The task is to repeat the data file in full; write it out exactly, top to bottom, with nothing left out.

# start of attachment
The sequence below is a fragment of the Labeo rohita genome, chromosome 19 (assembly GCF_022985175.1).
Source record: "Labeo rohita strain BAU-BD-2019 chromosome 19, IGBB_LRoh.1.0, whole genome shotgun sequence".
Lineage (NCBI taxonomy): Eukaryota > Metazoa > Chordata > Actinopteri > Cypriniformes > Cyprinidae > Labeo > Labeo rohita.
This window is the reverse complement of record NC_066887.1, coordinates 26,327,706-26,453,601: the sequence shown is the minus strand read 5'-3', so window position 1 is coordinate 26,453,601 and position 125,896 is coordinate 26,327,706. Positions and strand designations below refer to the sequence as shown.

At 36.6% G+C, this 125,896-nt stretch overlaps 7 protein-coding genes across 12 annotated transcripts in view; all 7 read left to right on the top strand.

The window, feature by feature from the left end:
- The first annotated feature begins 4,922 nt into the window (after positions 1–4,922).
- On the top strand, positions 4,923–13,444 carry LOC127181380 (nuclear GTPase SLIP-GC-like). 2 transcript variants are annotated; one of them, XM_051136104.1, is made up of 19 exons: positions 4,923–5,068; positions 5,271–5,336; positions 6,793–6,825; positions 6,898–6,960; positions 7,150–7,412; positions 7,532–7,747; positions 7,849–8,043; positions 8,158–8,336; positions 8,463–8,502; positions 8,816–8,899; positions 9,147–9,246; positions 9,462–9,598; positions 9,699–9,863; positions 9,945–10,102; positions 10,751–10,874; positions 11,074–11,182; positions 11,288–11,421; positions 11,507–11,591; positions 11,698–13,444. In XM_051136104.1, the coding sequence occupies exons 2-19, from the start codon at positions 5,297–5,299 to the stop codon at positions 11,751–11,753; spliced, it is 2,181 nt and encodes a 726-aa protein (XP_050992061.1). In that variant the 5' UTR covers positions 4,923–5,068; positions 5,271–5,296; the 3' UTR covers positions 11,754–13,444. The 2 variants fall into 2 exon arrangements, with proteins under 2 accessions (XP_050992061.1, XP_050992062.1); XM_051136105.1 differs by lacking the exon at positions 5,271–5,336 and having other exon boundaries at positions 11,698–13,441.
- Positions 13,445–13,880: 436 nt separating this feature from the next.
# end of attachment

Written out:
The sequence below is a fragment of the Labeo rohita genome, chromosome 19 (assembly GCF_022985175.1).
Source record: "Labeo rohita strain BAU-BD-2019 chromosome 19, IGBB_LRoh.1.0, whole genome shotgun sequence".
Lineage (NCBI taxonomy): Eukaryota > Metazoa > Chordata > Actinopteri > Cypriniformes > Cyprinidae > Labeo > Labeo rohita.
This window is the reverse complement of record NC_066887.1, coordinates 26,327,706-26,453,601: the sequence shown is the minus strand read 5'-3', so window position 1 is coordinate 26,453,601 and position 125,896 is coordinate 26,327,706. Positions and strand designations below refer to the sequence as shown.

At 36.6% G+C, this 125,896-nt stretch overlaps 7 protein-coding genes across 12 annotated transcripts in view; all 7 read left to right on the top strand.

The window, feature by feature from the left end:
- The first annotated feature begins 4,922 nt into the window (after positions 1–4,922).
- On the top strand, positions 4,923–13,444 carry LOC127181380 (nuclear GTPase SLIP-GC-like). 2 transcript variants are annotated; one of them, XM_051136104.1, is made up of 19 exons: positions 4,923–5,068; positions 5,271–5,336; positions 6,793–6,825; positions 6,898–6,960; positions 7,150–7,412; positions 7,532–7,747; positions 7,849–8,043; positions 8,158–8,336; positions 8,463–8,502; positions 8,816–8,899; positions 9,147–9,246; positions 9,462–9,598; positions 9,699–9,863; positions 9,945–10,102; positions 10,751–10,874; positions 11,074–11,182; positions 11,288–11,421; positions 11,507–11,591; positions 11,698–13,444. In XM_051136104.1, the coding sequence occupies exons 2-19, from the start codon at positions 5,297–5,299 to the stop codon at positions 11,751–11,753; spliced, it is 2,181 nt and encodes a 726-aa protein (XP_050992061.1). In that variant the 5' UTR covers positions 4,923–5,068; positions 5,271–5,296; the 3' UTR covers positions 11,754–13,444. The 2 variants fall into 2 exon arrangements, with proteins under 2 accessions (XP_050992061.1, XP_050992062.1); XM_051136105.1 differs by lacking the exon at positions 5,271–5,336 and having other exon boundaries at positions 11,698–13,441.
- Positions 13,445–13,880: 436 nt separating this feature from the next.